With New App, H2Oscore Brings Smart Meter Reading to the People
Milwaukee technology startup H2Oscore is launching a beta version of a new app this week that will allow homeowners and businesses to take monitoring their water and electricity use into their own hands.
The software performs data analytics similar to H2Oscore’s current Web dashboard for tracking water use, but the new “MeterHero” app cuts municipal utilities out of the picture. H2Oscore has been forming partnerships with water utilities, which provide customers’ water data. The company’s online portal lets people compare their water usage to a baseline from past billing cycles, and for every gallon of water saved, they earn a virtual penny. Their virtual dollars accrue and can be redeemed for gift certificates with local businesses.
Like most startups, H2Oscore wants to make a splash quickly. But the negotiation process with each utility can take more than six months, said founder McGee Young. He has also found that managers of some utilities are less interested in encouraging water conservation, since that cuts into a utility’s revenue, Young said.
While most of the utilities H2Oscore is currently working with only provide data with their quarterly billing cycles, MeterHero will allow users to track their consumption in real time, Young said. It is partly modeled after exercise apps like the running and cycling app Strava, said Young, an avid cyclist himself.
“We have a sense of urgency that means we want to move a lot faster than the water utilities are either willing or able to do,” Young said. “We’re hearing from our residents and businesses that they want better information, more frequently… As we find [some utilities] excited about what we’re doing, but not excited about moving quickly, then you have to adjust to that.”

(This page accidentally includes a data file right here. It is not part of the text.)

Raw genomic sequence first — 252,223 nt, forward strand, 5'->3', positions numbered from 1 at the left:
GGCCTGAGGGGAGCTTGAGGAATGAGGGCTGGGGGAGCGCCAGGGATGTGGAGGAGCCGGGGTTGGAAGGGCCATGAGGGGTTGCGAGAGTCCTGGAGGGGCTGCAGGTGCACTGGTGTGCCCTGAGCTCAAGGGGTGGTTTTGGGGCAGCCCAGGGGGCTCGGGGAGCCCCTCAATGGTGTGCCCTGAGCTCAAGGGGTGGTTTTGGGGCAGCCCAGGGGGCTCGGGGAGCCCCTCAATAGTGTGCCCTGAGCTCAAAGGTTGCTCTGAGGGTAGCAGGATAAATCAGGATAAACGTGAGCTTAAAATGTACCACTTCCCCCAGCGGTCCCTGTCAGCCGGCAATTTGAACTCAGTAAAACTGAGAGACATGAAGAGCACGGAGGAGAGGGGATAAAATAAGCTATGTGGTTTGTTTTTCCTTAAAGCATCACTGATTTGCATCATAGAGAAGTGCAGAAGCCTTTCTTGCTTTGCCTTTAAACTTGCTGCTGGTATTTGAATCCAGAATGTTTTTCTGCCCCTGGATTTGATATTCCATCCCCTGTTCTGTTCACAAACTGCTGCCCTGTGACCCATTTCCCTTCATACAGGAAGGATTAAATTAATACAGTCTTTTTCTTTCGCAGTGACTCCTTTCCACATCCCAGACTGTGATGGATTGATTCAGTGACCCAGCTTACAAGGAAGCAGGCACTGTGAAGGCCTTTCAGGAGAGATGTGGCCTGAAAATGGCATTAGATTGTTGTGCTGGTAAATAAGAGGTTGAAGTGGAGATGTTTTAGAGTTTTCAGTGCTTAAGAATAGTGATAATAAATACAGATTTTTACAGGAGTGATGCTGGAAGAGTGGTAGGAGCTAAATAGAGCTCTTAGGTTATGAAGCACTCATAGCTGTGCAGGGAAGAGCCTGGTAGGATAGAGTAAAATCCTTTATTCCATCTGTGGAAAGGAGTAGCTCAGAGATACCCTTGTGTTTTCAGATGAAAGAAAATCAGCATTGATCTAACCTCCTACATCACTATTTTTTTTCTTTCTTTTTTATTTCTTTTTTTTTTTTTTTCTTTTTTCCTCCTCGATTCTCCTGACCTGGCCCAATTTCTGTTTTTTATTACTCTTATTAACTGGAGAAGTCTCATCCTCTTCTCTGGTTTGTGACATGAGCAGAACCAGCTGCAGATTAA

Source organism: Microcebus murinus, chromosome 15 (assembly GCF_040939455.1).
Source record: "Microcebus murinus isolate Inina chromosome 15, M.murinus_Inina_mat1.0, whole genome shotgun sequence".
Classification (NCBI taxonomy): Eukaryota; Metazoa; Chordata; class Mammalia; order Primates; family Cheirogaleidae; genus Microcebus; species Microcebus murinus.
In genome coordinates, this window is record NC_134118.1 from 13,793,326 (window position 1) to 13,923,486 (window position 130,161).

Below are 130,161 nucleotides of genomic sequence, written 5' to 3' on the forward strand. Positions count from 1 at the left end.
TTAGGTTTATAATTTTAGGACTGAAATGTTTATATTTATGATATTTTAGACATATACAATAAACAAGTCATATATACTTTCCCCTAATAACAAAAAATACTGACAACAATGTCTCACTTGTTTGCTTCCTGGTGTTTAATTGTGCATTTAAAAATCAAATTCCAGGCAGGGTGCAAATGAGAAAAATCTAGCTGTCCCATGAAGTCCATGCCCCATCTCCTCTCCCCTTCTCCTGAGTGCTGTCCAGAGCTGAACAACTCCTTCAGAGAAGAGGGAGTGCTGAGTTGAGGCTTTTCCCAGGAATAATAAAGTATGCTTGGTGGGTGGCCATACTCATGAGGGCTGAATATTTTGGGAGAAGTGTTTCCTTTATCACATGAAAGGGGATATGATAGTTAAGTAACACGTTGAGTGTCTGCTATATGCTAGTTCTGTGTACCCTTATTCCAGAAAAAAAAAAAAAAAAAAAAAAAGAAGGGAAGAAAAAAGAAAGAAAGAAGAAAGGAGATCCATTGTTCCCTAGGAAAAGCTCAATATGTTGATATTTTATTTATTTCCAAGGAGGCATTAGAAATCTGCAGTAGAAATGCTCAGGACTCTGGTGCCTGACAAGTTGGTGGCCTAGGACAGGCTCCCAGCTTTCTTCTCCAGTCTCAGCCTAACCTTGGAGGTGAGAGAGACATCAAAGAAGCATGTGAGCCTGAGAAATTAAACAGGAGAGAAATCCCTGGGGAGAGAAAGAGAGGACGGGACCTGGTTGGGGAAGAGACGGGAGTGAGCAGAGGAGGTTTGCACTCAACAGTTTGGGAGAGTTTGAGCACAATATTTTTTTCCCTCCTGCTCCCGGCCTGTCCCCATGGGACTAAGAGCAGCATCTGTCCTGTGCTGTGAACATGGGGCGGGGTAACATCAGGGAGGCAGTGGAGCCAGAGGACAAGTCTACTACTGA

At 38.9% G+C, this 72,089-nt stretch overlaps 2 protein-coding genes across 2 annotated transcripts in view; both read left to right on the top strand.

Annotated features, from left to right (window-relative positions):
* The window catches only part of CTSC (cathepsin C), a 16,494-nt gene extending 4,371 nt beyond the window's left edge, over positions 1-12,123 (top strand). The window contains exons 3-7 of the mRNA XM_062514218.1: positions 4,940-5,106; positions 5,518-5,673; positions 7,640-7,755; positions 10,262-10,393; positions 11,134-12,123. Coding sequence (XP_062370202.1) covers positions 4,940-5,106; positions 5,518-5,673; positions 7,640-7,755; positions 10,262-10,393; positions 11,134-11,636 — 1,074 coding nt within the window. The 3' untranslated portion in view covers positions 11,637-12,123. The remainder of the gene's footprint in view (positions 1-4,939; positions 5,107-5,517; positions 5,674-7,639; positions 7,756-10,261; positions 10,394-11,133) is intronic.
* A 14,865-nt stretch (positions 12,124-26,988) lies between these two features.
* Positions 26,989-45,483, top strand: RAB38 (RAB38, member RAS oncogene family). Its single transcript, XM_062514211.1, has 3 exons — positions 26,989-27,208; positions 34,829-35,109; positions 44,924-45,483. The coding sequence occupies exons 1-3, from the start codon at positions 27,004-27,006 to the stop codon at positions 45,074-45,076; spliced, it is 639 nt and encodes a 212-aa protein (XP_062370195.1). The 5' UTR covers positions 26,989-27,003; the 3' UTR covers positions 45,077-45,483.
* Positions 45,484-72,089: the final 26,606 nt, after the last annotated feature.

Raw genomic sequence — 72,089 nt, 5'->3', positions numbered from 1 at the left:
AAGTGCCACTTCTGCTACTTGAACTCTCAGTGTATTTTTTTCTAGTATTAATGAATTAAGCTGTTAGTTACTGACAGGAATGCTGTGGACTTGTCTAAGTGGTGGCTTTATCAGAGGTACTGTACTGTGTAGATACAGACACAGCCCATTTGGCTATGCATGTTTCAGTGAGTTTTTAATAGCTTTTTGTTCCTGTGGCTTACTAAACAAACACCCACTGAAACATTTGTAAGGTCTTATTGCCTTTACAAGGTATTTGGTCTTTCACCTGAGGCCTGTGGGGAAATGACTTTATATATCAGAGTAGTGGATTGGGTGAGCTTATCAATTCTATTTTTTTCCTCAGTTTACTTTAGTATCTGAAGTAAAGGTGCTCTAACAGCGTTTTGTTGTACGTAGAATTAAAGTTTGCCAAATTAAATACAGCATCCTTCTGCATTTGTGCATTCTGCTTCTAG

H2Oscore will continue to seek and form partnerships with utilities, but MeterHero is intended to provide a secondary source of revenue that will let the startup bring on more paying customers more quickly. Signing up for the beta version is free, but the final product will be a paid app.
MeterHero will essentially allow a smartphone to operate like a smart meter reader, Young said. It will, however, start as a Web-based application that can run through a smartphone’s Web browser; iOS and Android apps are in the works.
A user will simply walk to a building’s water, electricity, and/or natural gas meters, input the consumption numbers into the app, and click “submit.” Using past data points stored in H2Oscore’s system, the company will analyze a user’s consumption pattern, like how many gallons of water they’re using per day.
The analysis of electricity and natural gas use is new for H2Oscore. Young was partly inspired to start the company after students in an environmental politics class he was teaching at Marquette University in 2011 brainstormed ideas to help people understand how much water they use.
But H2Oscore customers were asking to be able to track energy use as well, Young said.
“For the end user, they think of water and electricity as sort of part of the same thing,” Young said. “What we do is not necessarily only useful for water. That was kind of our starting point.”
Businesses and employees will be able to sign up for a subscription to MeterHero and track their workplace’s water and energy consumption. The app will also allow consumers to monitor their water and energy use at home.
For a business, signing up for MeterHero is a simple add-on that could lower utility costs without requiring a significant investment in retrofitting old HVAC systems or buying new, energy-efficient light bulbs. But if they do make those investments, MeterHero makes it easier to quantify the impact, Young said.
H2Oscore has signed up a few businesses for its pilot, but it is also forming partnerships with schools and nonprofits that would use MeterHero as a learning tool for students, Young said. The youths would take meter readings at school and/or at home, talk about the findings in class, graph the data, and more.
“The schools [and organizations] were just ecstatic about it,” Young said. “[Students] have a firsthand sense of how we get our water, how we measure our energy, the kinds of things that cause it to go up or down. That’s really powerful for kids in terms of education.”
Young recognizes that H2Oscore, which is currently raising a financing round and participating in a Milwaukee water-startup accelerator program, runs the risk of taking on too many things at once.
“The tension we face is spreading ourselves too thin, versus finding the true identity of H2Oscore and finding a set of products that have enough revenue associated with them and that complement each other and allow us to really develop as a company,” Young said. “But if you don’t try, the other option is just to sit around and fail.”